Rwanda’s war against dumping by foreign countries has been emboldened with the launch of the first car built in Kigali on Wednesday.
German carmaker Volkswagen rolled off a Polo from its new assembly plant at Kigali’s Special Economic Zone.
“Africa does not need to be a dumping ground for secondhand cars or secondhand anything,” President Paul Kagame said at the unveiling ceremony.
“Some found it hard to believe that German cars could really be built in Rwanda. Yet today, the first vehicles are rolling off the assembly line. This facility undoubtedly represents a new chapter, in Rwanda’s journey of economic transformation,” he added.
Analysts predict that the new vehicles market in Africa could increase rapidly with President Kagame, who is also the chairman of the African Union, having joined the campaign to reduce importation of used cars in the continent.
Mr Kagame said that used vehicles are a leading cause of pollution and are also expensive to maintain.
“In the long run you end up paying a higher price anyway. When you can pay a high price for a secondhand, why can’t you pay higher price for something new?” He posed.
The Volkswagen plant in Rwanda is the German carmaker’s fourth operation in Africa after South Africa, Nigeria, Kenya and Algeria.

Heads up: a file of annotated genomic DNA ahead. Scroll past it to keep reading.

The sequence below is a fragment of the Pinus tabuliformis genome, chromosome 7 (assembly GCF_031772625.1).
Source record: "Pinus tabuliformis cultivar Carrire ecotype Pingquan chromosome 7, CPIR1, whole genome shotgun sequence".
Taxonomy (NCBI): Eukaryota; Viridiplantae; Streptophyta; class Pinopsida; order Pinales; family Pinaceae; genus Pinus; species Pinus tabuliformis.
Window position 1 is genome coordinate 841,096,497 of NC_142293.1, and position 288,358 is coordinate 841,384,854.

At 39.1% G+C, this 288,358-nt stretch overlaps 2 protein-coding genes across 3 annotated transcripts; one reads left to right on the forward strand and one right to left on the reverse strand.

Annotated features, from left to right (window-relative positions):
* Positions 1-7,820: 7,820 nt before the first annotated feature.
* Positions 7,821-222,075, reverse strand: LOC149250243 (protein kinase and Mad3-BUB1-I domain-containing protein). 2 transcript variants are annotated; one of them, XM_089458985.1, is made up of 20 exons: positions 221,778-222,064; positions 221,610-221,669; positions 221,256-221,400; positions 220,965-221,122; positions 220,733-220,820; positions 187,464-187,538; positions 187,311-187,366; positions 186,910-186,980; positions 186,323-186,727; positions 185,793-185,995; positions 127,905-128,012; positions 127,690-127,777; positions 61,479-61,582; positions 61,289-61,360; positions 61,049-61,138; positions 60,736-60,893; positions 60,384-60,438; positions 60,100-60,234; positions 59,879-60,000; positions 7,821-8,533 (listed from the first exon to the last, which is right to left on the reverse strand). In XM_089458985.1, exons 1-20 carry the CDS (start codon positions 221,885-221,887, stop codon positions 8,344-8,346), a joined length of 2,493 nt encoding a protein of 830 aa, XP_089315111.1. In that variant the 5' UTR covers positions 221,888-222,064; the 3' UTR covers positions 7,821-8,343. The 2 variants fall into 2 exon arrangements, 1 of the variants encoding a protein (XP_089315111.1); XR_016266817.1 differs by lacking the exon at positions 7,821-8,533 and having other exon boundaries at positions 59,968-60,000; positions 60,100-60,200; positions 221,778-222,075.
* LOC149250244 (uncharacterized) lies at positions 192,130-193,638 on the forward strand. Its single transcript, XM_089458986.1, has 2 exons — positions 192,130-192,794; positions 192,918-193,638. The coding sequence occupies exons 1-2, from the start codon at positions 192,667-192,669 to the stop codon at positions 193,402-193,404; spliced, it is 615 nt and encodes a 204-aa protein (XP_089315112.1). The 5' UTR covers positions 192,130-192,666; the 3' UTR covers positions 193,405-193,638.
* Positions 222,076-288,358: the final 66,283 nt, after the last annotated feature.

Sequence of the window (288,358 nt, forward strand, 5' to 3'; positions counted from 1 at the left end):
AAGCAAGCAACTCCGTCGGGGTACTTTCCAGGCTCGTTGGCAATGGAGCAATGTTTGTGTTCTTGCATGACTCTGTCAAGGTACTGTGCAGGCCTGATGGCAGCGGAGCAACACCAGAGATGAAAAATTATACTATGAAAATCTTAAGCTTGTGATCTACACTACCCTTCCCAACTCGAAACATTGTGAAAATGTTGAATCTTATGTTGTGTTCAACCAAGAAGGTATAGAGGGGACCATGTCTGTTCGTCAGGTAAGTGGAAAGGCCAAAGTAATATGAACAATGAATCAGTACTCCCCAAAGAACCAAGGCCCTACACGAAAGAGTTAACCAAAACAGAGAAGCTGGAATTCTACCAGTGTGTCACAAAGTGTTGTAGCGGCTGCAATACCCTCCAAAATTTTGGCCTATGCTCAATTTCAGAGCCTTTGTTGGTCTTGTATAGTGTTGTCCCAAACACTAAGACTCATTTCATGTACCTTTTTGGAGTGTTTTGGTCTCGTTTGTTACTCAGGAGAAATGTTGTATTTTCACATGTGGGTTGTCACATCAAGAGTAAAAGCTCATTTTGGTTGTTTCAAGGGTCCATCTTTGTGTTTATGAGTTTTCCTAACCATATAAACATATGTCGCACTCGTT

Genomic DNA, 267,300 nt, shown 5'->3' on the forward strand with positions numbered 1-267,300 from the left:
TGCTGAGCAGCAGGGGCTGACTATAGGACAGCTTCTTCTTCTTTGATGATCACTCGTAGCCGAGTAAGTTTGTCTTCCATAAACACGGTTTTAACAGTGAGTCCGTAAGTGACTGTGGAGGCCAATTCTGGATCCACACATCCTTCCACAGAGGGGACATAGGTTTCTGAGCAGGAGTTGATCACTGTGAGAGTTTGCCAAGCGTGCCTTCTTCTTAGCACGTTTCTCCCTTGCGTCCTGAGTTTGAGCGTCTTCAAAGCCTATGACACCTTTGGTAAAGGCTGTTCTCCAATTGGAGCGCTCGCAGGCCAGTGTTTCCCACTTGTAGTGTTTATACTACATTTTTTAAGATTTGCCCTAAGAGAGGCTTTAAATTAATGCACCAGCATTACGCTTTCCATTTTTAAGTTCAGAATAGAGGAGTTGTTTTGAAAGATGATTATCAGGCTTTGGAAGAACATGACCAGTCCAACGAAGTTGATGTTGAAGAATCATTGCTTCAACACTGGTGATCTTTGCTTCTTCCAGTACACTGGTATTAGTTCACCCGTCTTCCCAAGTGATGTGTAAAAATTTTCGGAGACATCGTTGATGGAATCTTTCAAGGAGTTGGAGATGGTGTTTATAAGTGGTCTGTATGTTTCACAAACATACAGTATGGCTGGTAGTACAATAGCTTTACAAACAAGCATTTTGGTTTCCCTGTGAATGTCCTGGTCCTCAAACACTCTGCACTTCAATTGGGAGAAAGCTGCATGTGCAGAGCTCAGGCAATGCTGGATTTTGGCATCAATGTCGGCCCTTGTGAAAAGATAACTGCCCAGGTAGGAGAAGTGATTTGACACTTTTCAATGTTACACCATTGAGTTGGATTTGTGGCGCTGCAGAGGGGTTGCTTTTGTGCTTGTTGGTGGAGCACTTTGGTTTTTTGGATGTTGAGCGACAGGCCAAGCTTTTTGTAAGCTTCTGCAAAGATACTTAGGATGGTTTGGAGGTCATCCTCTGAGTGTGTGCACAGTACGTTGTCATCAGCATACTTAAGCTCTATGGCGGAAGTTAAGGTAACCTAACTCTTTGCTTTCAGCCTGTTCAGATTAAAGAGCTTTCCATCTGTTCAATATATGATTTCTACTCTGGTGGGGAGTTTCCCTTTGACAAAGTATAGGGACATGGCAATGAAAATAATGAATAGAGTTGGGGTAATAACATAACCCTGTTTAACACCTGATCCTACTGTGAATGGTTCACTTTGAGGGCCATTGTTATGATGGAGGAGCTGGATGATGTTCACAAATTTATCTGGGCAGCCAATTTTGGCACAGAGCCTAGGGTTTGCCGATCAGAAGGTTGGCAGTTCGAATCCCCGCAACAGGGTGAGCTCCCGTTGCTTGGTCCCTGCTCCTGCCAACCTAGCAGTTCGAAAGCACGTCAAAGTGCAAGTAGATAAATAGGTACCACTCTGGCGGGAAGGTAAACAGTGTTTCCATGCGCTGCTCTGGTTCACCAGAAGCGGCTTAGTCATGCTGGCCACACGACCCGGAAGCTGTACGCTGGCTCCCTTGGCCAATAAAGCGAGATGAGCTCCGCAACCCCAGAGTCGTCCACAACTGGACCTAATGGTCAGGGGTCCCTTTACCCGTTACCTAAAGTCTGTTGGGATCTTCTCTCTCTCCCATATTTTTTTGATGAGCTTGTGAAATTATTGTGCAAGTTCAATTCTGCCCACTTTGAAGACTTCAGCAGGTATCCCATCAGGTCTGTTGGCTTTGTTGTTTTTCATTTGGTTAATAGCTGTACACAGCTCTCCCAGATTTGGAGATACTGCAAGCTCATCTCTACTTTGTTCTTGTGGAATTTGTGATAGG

The Kigali factory will build Polo, Passat, Teramont, Tiguan and Amarok pickup models.
The firm will import knocked-down vehicle parts for assembly.
With an initial investment of $20 million, the plant is expected to roll off 1,000 to 5,000 units annually to serve both the region and global markets.
President Kagame’s anti-used vehicle campaign has been welcomed by manufacturers grappling with low sales of new units in Africa.
Data from the auto industry shows that in Africa’s two largest economies – South Africa and Nigeria – only about 360,000 and 7,000 new cars, respectively, were sold last year. In Kenya, some 12,000 units were sold.
While the new vehicle sale in Rwanda remains low, Volkswagen is optimistic that its Transform 2025+ brand strategy will focus on new up-and-coming markets.
“Although the African automotive market is comparatively small today, the region could develop into an automotive growth market of the future,” said Thomas Schafer, CEO of Volkswagen Group South Africa.
He is optimistic Rwanda could become a blueprint for other African and emerging market countries after rolling out Volkswagen’s community car sharing business model.
For Rwf12,000 ($14) per hour, customers will be able to ride in any of the 550 vehicles the firm will introduce in the Rwandan market in the first phase.
“Rwanda is the ideal market for new mobility solutions because the people are very digitally-minded and tech-savvy. Moreover, demand for mobility is growing and the present offerings can scarcely keep pace with these needs,” said Mr Schafer.